What needs to happen?

The aim of this paper is to start a debate as to what such a global governance system might look like, and how it might be constituted. To start this process, there are a number of first steps that need to be undertaken, such as rethinking the conceptual basis of how we govern research and how we might use IT systems more creatively as mechanisms for governance.

To ensure the possibility of research portals and the sustainability of networks, a number of key changes need to be made in the way that we conceptualise, align, and reconstruct our research governance systems. Conceptually, we need to move away from thinking about governance as something that is a paper-based system that occurs at the beginning of the research process. Instead, we should be thinking in terms of data flows and use pathways to enable the sharing and access to data. Our current governance system is based on expert committees that make decisions and use paper-based forms to establish audit trails to meet the regulatory requirements of transparency and accountability. Few of these processes are routine and uniform, with variation in decision making between committees and between jurisdictions. Currently, the norm in the UK is that there is individual review of all research proposals by expert committees. As well as moving from a paper-based system to a digital system, we need to move from the ‘one researcher, one project, one jurisdiction’ model. This requires that the basis of our governance system has to move from a focus simply on the ‘local’ to encompassing global research; to move from paper to digital governance mechanisms; and to move from the idea of one research project with one principal investigator to multiple research projects conducted in global networks.

One possibility is to use information technology as a form of governance, to direct and only allow certain forms of behaviour, rather than relying on committee oversight for each research project. A digital governance system would enable certain things to happen and prevent researchers from doing some things—and this could be done automatically. It could be constructed as pathways or a maze through which research activities could be directed and controlled. This requires the building of a global governance system where some of the governance mechanisms are digital to complement existing committee-based decision making. These digital governance mechanisms could be designed with ethical, legal and social issues (ELSI) considerations already embedded within it or ‘ELSI by design’. The use of digital governance would mean that only ELSI appropriate behaviours could be undertaken and therefore the ELSI considerations would be a part of the governance structure from the earliest stages of thinking about a research proposal through to the finalisation of a research proposal. Such a structure could complement the nationally based regulatory systems and legal requirements, and could provide a bridge between nationally based systems.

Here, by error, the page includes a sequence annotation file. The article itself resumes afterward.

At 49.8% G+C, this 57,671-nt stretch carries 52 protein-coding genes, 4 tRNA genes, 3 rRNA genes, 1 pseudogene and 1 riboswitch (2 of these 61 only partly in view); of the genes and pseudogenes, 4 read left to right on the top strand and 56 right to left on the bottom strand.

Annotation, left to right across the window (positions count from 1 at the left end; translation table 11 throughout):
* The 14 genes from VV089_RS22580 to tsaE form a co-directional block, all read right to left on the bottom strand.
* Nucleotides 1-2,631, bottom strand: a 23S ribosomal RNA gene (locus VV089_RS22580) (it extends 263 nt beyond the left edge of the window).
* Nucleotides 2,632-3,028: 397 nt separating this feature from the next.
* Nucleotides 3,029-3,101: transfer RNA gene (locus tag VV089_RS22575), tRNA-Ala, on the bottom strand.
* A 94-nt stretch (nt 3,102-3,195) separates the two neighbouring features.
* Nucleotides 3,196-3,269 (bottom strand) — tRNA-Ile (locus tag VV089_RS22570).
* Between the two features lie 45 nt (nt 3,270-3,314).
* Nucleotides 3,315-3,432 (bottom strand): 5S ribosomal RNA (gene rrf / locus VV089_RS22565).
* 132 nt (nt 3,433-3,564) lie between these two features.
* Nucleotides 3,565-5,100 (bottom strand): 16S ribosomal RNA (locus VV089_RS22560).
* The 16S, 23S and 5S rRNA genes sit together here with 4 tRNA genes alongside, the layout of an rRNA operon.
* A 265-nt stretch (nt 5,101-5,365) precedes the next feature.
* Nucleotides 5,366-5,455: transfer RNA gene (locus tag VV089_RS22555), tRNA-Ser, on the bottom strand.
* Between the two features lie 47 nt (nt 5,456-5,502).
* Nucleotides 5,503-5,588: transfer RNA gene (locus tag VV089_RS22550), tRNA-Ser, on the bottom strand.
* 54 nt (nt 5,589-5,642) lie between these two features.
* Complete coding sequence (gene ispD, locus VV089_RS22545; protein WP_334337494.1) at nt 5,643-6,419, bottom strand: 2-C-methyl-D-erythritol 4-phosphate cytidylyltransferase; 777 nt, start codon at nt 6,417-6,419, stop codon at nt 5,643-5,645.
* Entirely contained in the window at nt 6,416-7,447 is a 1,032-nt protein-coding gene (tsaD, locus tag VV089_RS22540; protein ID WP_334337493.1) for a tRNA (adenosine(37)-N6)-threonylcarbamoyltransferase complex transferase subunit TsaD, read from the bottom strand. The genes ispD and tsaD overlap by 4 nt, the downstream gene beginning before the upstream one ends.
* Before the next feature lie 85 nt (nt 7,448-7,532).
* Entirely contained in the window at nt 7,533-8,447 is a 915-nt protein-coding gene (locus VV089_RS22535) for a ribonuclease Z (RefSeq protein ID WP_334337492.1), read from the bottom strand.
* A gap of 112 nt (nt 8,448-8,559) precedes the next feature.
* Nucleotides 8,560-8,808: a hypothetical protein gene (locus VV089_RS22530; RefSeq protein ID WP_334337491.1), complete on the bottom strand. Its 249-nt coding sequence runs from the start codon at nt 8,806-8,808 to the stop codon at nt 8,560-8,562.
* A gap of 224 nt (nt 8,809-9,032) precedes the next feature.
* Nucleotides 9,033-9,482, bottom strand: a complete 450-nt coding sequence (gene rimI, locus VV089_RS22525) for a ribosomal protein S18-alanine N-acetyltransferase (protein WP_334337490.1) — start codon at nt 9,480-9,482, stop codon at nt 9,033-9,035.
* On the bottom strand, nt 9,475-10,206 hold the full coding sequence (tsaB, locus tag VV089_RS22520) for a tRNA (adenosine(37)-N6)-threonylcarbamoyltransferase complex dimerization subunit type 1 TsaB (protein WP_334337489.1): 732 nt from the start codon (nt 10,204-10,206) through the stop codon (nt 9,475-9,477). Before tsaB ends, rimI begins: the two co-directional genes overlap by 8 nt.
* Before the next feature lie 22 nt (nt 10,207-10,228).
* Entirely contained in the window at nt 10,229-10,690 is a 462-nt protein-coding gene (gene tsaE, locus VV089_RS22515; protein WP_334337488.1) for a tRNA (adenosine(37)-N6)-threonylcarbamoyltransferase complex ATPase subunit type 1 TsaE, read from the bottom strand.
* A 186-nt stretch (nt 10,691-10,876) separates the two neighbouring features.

This requires the development of a global system of governance, that does not seek to throw away all of the principles or mechanisms that have been developed over time. For instance, the roles of expert review committees are important mechanisms for dealing with research proposals that raise new ELSI challenges. However, they do not need to be used for every new research project. Instead, a combination of triaging, digital governance and expert committee review could be used. Also research has been founded upon principles such as respect for participants, do no harm and the promotion of high standards of professionalism and research integrity. It would be inappropriate to reject such values as they have provided a sound basis for research and have lead to the widely spread public trust that exists. However, these principles may need to be rethought as to how they apply to global research. We also need to articulate the basis for the social contract that can underpin global networks for research.

There are a number of initiatives that are already underway that could form the basis of a digital global governance system. DataSHIELD (http://www.p3gobservatory.org/datashield/summary.htm) is a project aimed at developing a method and an IT interface to provide access to research results via simultaneous parallelized analysis of the individual-level, harmonised data of each study (Wolfson et al. 2010). Under DataSHIELD only anonymous summary-statistics, results or aggregate information can be shared with other researchers in other institutions. This means that individual-level data never leaves the collecting organisation and there is no breach of European data protection law or research governance requirements. Thus, DataSHIELD provides a simple approach to analysing individual-level data in pooled analyses, while enabling researchers to carry out research in an ethical and lawful manner.